This weekend saw millions of Muslims mark the day of Ashura around the world. In central London, about 3,000 Shi'a Muslims gathered to commemorate the martyrdom of Hussain Ibn Ali, the grandson of the Islamic prophet Muhammad. He and a small group of followers were slaughtered at the battle of Karbala in Iraq, by the Arab rulers of 1400 years ago. Many Shia's use the day to commemorate his life as well as focusing on current issues of concern -- as Catherine Drew reports from the British capital.
Ashura is commemorated throughout the Islamic world. But the day is of particular significance to Shi'a Muslims who remember the martyrdom of Hussain Ibn Ali, the grandson of the Prophet Muhammad and the man they consider to be his rightful successor.
Ashura means 10th, it falls on the 10th day of Muharram, the first month in the Islamic calendar.
Those marking the day wear mourning clothes and slap themselves as an expression of grief.
Participants say the day is dedicated to remembering Hussain's heroic struggle to keep the faith from corruption, his battle against injustice and tyranny, and how that relates to the present.
One participant said, "Those things are still happening today, so that is why we try to remember what has happened even four centuries ago and why have not we changed."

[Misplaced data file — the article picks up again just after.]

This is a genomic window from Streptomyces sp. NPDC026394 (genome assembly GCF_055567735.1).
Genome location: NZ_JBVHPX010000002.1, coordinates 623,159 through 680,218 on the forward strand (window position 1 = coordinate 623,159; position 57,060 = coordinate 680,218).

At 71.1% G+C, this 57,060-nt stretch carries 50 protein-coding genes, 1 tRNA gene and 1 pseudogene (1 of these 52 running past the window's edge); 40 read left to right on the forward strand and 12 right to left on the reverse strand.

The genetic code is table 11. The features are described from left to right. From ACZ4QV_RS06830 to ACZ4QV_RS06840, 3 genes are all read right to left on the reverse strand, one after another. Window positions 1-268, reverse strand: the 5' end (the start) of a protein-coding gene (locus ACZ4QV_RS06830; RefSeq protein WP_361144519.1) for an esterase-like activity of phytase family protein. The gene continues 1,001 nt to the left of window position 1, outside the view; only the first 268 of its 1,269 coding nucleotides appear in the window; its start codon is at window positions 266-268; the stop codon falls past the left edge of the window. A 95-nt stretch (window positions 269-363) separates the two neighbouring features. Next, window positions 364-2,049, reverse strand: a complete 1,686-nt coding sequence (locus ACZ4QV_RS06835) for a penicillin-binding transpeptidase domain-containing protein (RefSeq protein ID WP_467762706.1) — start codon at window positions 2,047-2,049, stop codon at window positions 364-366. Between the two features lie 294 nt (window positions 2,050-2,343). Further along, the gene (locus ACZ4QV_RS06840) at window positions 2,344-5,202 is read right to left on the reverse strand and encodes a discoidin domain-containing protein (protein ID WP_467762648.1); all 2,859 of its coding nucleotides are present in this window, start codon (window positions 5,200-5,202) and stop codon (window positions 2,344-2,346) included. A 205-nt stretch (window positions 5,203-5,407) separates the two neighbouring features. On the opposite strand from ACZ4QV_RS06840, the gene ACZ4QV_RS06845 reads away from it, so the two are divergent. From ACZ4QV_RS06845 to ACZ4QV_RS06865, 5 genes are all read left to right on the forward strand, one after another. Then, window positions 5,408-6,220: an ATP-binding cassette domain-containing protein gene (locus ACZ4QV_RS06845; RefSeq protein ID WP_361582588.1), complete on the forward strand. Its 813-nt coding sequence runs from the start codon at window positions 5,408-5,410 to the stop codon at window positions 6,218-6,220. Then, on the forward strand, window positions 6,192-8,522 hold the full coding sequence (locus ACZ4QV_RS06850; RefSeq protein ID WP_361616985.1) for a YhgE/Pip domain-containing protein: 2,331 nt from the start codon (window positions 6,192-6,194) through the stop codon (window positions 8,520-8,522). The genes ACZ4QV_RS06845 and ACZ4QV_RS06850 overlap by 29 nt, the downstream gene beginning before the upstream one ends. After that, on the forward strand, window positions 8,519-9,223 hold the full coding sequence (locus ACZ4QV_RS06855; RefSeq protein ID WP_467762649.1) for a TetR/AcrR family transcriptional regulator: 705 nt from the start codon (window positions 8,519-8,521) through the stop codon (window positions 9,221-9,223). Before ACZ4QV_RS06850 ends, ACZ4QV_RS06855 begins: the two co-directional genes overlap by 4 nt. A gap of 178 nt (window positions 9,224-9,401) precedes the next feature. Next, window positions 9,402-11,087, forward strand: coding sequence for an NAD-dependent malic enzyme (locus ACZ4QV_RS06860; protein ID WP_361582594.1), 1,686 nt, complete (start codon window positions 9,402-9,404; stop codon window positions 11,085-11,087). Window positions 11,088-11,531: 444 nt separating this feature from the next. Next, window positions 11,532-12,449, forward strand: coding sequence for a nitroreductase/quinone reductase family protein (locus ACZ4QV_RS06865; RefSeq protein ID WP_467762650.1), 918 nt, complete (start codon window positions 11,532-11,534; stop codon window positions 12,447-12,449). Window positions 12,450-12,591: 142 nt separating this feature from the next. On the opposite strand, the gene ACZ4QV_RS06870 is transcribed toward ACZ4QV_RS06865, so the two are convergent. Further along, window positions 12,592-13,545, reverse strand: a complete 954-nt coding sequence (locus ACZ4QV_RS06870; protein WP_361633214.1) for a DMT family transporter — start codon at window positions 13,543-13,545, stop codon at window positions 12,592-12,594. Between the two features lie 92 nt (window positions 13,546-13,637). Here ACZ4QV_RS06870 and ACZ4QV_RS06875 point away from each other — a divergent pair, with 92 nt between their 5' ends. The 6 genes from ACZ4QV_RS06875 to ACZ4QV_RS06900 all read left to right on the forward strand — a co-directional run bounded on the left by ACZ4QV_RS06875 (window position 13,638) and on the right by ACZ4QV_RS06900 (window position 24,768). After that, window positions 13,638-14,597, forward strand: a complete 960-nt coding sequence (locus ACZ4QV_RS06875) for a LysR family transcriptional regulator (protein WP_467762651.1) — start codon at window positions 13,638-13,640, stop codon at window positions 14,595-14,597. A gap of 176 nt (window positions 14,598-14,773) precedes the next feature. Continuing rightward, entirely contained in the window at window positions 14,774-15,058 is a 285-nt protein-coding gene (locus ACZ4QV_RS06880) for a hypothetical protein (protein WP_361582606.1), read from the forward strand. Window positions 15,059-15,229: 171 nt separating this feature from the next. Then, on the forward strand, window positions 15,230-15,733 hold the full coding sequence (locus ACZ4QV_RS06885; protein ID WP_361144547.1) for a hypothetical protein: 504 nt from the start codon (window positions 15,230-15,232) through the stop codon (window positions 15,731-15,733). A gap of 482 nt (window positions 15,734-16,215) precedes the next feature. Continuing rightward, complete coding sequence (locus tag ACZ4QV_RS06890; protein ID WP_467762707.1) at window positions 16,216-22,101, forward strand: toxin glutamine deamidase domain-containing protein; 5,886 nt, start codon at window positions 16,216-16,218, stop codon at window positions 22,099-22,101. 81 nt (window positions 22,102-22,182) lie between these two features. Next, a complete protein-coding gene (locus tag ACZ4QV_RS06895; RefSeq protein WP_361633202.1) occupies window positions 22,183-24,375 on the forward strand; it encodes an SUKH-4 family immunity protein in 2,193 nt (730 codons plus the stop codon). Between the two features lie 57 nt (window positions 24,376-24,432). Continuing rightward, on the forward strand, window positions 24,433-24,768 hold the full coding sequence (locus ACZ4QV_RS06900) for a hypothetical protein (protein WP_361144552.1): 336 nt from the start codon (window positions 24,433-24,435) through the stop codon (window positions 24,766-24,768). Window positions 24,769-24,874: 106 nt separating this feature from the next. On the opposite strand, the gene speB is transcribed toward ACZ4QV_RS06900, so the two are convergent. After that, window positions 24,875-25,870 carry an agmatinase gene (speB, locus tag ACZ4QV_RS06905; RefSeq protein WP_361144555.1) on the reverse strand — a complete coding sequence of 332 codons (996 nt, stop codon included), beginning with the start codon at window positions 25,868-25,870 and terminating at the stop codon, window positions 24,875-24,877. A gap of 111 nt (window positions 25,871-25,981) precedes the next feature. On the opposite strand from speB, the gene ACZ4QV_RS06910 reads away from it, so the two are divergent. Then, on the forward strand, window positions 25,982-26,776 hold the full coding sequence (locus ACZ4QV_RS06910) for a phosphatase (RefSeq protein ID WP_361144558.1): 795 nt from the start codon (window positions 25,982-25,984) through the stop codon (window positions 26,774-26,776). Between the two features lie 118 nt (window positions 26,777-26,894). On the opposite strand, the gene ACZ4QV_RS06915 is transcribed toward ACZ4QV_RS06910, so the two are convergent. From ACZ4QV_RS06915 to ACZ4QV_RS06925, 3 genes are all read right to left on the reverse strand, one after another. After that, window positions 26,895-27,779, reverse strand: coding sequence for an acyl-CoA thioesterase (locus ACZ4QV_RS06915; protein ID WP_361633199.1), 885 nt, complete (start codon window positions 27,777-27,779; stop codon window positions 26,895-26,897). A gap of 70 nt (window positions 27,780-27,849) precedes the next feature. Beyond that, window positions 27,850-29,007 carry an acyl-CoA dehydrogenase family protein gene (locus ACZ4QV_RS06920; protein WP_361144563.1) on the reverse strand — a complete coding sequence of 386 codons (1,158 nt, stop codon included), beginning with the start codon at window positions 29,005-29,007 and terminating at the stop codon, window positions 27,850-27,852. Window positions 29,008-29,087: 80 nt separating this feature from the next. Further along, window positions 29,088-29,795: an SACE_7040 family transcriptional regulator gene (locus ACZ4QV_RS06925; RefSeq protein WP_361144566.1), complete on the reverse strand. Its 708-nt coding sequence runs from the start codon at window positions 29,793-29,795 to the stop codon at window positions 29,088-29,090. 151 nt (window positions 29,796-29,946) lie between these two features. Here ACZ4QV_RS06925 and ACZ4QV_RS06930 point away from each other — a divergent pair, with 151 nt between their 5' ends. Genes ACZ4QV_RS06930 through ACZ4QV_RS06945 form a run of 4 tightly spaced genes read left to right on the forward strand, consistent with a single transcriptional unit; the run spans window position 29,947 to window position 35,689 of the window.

Another participant said, "In the modern time, the main point, people get back, you know, to work every day, back to religion and what we are doing now and try to be a better person, to be honest."
Yet another participant said, "What I can learn is peace; what I can learn is good conduct; what I can learn is [to be] good with people. It does not matter where they are from because at this time, when he was ruling, you had Muslims and non-Muslims, you had Jews and Christians living in peace."
Many Shi'a relate Hussain's struggle against injustice to current issues.
The Ahl Al-Bayt society, which is named after the Prophet Muhammad's household, at Imperial College London used the start of the month of Muharram to highlight the shortage of clean water in the developing world.
Society President Wasim Ukra says lessons can be learned from the martyrdom of Hussein. "Imman Hussain, who is the grandson of the Holy Prophet, peace be upon them, stood in the plains of Karbala in the desert fighting for this cause, and that is one of justice and human values. He was denied this right, which was access to water. Not just himself, but the women and the children, including up to two-month old babies. So we can directly relate to this, the suffering they went through and relating to that to today, seeing what is happening in the world today."
Ashura commemorations have been marked by violence in the past, in Iraq and Pakistan. However, Shi'a living in Britain were able to march in peace.